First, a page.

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Mon 26 Mar 2012 16:00 BBC Radio 4

Duration:
28 minutes
First broadcast:
Monday 26 March 2012

Presented by Mariella Frostrup.

Why does Scandinavian children's literature 'punch above its weight' in terms of worldwide sales, and why does it have a particularly unique voice?

From the super-human strength of Pippy Longstocking by Swedish author Astrid Lindgren to the strange Finnish animals dreamt up by Tove Jansson in the Moomin stories, and the anarchic Wild Baby created by Barbro Lindgren and Eva Eriksson.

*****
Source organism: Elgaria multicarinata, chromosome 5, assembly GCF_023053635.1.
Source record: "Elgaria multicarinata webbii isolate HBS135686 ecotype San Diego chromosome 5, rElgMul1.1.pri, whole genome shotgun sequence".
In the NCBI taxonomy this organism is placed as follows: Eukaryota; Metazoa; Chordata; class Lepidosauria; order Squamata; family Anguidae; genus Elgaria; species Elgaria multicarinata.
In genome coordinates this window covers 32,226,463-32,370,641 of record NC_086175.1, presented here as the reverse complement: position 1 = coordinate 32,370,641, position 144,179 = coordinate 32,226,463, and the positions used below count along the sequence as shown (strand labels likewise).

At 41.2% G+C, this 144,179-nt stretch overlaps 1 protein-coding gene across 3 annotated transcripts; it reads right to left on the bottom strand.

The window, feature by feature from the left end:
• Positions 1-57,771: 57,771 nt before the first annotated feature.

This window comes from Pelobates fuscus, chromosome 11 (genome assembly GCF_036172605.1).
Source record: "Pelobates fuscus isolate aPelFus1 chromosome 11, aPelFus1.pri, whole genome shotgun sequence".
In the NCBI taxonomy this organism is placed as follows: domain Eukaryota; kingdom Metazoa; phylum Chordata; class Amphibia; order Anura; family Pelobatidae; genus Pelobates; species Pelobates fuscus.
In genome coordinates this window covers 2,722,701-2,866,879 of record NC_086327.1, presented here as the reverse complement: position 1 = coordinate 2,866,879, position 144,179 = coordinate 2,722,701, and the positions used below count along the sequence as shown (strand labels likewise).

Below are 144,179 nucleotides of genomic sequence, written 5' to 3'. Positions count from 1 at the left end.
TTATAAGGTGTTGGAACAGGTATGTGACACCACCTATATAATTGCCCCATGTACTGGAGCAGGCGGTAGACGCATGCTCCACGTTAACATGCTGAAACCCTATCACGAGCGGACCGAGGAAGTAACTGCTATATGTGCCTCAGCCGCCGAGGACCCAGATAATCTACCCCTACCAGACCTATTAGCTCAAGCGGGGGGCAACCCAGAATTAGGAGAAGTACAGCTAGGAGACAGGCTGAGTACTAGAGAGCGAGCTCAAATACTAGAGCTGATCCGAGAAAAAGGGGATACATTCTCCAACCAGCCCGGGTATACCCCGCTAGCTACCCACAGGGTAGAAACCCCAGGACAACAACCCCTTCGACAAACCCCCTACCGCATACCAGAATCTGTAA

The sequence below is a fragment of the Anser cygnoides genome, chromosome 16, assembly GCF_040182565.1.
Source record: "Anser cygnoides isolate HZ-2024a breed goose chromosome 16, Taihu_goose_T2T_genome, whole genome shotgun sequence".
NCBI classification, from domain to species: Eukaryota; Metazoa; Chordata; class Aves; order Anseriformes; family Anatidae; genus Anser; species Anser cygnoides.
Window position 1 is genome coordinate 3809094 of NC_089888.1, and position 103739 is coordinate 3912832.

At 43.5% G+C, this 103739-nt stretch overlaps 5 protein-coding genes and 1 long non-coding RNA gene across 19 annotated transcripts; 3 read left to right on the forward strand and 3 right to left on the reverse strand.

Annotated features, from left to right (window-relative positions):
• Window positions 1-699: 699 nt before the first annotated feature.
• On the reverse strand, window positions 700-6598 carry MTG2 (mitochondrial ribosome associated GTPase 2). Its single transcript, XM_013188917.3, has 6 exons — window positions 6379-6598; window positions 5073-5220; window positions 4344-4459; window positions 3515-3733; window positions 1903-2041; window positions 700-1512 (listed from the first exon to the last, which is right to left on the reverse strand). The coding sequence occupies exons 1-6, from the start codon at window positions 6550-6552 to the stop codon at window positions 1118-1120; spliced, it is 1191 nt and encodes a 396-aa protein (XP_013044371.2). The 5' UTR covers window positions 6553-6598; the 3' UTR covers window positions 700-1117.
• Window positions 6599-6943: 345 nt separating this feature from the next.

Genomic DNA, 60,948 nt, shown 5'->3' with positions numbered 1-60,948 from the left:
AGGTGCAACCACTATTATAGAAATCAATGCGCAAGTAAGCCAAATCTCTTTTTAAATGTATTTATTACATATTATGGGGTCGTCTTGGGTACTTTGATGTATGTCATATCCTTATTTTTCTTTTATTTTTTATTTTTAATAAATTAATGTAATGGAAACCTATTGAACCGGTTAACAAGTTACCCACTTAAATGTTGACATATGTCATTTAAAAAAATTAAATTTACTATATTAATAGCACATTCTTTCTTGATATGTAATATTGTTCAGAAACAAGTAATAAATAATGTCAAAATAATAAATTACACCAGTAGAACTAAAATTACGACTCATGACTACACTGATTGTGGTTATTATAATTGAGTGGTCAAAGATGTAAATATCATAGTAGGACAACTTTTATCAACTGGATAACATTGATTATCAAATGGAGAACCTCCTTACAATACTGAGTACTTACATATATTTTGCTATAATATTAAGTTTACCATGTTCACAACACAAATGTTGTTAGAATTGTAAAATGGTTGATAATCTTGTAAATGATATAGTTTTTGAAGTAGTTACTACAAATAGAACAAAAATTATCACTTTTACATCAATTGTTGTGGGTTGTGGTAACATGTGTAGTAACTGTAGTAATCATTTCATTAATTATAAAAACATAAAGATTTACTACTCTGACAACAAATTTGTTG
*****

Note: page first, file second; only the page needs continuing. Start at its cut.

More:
It began with probably the best known storyteller for children - Hans Christian Andersen - continued with the work of Elsa Beskow, the Swedish Beatrix Potter, and is alive today in the books of authors like Gro Dahle.

According to Professor Maria Nikolajeva, a senior editor for the Oxford Encyclopaedia of Children's Literature, Scandinavian books are not rooted in the world of fantasy, like other children's stories. It's often grounded in a slightly skewed reality in which the childlike characters exhibit 'magical' talents. And she claims that the Scandinavian culture of respect for the child, the history of the region, and those long winters, have had a profound effect on the character of its literature.

Produced by Helen Lee.

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